In July 2014 issue of Communications of the ACM, the outgoing ACM President Vinton Cerf writes in an article “Responsible Programming” that “people who write software should have a clear sense of responsibility for its reliable operation and resistance to compromise and error.” He notes “model checking is one good example of a systematic effort to improve reliability for which ACM gave the Turing Award in 2007 to Edmund Clarke, Allen Emerson, and Joseph Sifakis.” He concludes by suggesting, “responsible programming calls for renewed efforts to verify proper operation of software.” This article well summarizes the significance of making software reliable. Another data point comes from a study conducted by NIST in 2002. According to this study, software errors cost 60 billion dollars every year in US alone and errors in critical systems put human lives at risk. Our software systems are getting increasingly large and complex but they still suffer from poor reliability. A fundamental reason for the lack of reliable software is the predominant reliance on ad-hoc and ineffective testing techniques. More than half the development cost in the software industry is spent on testing. Yet many serious bugs are found and fixed after product release.

This course is a graduate level introduction to a number of recent tools and techniques for building more reliable and secure software including the above mentioned model checking. These techniques borrow ideas from static and dynamic program analysis, constraint solving, theorem proving, and formal methods. Progress in the last decade has made it possible to apply these techniques on large and complex software and in some cases find bugs that remained unidentified for years in production use and traditional testing. A special focus will be on making concurrent software reliable which is specially hard as concurrent software can have bugs including deadlocks and race conditions that manifest only in particular thread schedules.

The goal of this course is to build an understanding of reliability issues in software. This understanding will make you a more effective programmer, get you started in system reliability research, or help you apply these techniques in other areas of research like operating systems, networks, security etc. This course is not about traditional software testing and quality assurance techniques and does not aim to prepare you for manual testing jobs.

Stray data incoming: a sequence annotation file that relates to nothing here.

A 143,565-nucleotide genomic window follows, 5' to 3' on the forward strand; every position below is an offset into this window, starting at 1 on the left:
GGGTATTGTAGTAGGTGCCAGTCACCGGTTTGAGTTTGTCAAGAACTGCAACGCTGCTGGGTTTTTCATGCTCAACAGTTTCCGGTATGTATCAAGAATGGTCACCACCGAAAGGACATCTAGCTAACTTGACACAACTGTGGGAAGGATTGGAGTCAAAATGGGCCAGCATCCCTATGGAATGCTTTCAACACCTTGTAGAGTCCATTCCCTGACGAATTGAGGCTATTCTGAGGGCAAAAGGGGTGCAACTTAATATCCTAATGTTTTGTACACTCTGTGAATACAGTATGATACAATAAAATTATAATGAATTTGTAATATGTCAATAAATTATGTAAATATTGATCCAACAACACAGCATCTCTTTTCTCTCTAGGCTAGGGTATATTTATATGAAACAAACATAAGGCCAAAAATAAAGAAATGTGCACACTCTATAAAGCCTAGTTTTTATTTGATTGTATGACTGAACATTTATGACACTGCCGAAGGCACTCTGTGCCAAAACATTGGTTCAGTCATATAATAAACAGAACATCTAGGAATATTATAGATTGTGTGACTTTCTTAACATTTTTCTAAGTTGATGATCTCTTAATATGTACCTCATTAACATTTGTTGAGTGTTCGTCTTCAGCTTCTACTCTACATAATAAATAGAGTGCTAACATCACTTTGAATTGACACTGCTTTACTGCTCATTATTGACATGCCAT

Office Hours:

TTh 12:15PM–1PM

Course Information

Class meetings

Tue/Thu 11AM–12:15PM in SSE 4-403


Graduate standing in CS/EE or CS 202 for Juniors/Seniors

Required textNone
Related Courseslums-cs563-sp13 


10%Class participation

Tentative Schedule


Introduction and Administrivia

Introduction to Software Testing


Junit website

Book Slides for first chapter and Junit

Coverage criteria

Test input generation (Korat)


Korat website

Symbolic Execution (KLEE)


KLEE website

Model Checking (CHESS)


CHESS website

Partial order reduction (DPOR)


Declarative modeling (Alloy)


Also the time to start choosing projects

More about Dynamic partial order reduction

Minimizing failure inducing inputs (Delta debugging)


Last day to drop this course on 3 Oct.

Eid ul Adha

Eid ul Adha

Hybrid Race Detection


Optional: [Eslamimehr:2014:RDS:2555243.2555263]

Program Slicing


Also the date where projects need to be finalized

More about Static Program Slicing

More about Dynamic Program Slicing

Last day to withdraw from this course on 24 Oct.






Lazy Abstraction


More about Lazy Abstraction


Symbolic Execution I

Presentation by Aatira


Symbolic Execution II

Presentation by Hassan


Symbolic Execution III

Presentation by Suleman


Program Repair I

Presentation by Bilal


Program Repair II

Presentation by Maryam


Program Repair III

Presentation by Raza


Concurrent Systems I

Presentation by Sohaib


Concurrent Systems II

Presentation by Mohsin


Concurrent Systems III

Presentation by Affan


Project presentations